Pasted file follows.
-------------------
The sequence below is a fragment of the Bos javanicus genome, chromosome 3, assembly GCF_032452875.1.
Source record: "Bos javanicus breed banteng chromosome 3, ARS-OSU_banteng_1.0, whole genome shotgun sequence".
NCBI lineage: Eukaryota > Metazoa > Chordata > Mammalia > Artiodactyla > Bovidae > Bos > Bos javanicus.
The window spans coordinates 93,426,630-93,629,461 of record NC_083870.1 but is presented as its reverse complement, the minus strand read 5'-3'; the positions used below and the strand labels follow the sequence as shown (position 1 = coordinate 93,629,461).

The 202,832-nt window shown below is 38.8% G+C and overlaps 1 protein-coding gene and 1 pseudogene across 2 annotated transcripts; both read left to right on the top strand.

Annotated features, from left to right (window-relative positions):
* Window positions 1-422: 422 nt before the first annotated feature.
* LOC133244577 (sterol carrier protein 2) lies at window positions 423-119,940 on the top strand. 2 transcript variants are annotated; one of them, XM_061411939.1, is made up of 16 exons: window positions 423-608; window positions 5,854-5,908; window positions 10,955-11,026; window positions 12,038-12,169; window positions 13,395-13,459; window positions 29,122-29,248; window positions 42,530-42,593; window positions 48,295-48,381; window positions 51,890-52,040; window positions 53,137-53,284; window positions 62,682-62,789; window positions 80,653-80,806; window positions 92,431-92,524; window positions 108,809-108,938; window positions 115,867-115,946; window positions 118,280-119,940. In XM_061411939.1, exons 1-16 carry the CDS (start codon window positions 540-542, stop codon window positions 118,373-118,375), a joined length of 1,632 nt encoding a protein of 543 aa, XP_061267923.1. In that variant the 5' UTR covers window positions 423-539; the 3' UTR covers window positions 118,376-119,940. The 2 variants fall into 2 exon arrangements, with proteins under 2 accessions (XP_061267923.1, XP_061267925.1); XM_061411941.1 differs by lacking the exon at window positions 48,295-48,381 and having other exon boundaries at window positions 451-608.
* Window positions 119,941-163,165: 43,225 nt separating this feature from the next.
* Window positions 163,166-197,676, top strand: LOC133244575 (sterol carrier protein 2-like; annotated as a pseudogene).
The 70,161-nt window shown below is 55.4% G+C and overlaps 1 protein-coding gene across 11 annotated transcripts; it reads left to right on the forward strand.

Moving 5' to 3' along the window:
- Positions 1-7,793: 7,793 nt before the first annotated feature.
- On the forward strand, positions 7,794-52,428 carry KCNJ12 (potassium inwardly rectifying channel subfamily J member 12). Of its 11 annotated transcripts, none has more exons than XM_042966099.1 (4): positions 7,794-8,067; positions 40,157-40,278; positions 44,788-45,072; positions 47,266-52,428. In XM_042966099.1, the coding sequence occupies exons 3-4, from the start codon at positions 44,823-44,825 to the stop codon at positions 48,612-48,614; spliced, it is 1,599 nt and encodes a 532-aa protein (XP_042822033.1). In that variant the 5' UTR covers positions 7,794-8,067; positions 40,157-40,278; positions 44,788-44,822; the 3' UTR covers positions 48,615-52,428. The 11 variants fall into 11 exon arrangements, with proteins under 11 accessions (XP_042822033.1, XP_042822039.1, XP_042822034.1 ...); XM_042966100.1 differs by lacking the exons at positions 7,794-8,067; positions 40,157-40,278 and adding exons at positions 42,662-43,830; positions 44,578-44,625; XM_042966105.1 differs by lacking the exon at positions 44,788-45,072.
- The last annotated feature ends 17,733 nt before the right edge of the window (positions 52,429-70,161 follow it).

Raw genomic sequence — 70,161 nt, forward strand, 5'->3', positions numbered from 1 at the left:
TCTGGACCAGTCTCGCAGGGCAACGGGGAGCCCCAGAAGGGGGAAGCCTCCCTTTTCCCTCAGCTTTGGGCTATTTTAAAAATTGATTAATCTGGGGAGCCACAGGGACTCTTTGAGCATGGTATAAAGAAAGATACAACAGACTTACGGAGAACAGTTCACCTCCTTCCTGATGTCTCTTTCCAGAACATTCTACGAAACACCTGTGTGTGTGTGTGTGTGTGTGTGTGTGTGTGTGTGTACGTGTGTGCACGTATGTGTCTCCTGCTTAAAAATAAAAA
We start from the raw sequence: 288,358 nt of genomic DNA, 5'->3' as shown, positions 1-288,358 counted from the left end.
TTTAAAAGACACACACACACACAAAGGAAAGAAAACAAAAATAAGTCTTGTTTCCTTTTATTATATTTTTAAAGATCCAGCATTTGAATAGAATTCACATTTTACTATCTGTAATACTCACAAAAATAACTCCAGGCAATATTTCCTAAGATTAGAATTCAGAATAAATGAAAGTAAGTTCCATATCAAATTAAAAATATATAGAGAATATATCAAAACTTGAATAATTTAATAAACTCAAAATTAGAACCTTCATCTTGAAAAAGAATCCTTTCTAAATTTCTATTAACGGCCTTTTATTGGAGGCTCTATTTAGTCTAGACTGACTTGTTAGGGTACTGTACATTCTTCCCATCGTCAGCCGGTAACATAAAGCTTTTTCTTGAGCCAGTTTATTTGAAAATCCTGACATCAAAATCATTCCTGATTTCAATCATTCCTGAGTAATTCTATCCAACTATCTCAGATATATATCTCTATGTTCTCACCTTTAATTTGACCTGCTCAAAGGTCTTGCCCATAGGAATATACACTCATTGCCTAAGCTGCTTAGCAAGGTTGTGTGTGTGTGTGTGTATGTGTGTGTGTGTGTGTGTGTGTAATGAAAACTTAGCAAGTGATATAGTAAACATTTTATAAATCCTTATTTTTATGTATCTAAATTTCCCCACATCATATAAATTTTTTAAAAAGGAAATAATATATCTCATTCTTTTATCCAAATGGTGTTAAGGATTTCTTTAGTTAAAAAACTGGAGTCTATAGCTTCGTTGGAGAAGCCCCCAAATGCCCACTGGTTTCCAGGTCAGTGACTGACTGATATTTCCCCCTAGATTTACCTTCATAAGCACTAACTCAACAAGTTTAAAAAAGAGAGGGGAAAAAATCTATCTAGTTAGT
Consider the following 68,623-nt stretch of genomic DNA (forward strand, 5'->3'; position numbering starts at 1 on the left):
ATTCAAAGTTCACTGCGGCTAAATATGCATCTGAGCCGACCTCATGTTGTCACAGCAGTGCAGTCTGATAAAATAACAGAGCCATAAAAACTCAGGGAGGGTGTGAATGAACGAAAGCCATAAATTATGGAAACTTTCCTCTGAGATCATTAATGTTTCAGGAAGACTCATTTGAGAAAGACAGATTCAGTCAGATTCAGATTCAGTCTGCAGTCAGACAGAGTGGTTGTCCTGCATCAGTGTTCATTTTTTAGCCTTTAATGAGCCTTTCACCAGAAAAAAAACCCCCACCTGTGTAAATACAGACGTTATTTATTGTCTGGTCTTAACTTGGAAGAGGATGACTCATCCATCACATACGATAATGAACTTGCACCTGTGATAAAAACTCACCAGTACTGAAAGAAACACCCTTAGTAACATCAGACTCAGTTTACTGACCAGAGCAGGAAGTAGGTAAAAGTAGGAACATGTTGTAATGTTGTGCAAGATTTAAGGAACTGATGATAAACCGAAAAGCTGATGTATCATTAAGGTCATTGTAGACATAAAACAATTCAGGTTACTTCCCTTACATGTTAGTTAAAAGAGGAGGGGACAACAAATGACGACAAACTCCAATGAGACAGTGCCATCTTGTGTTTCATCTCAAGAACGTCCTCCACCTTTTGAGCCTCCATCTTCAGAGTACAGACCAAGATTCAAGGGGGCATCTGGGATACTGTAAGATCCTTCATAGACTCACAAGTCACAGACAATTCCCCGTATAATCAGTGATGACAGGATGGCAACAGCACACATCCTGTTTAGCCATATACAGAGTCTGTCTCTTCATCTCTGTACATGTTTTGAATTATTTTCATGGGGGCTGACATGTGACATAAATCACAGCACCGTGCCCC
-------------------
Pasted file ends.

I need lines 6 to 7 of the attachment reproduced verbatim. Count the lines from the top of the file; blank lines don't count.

Annotated features, from left to right (window-relative positions):
* Window positions 1-422: 422 nt before the first annotated feature.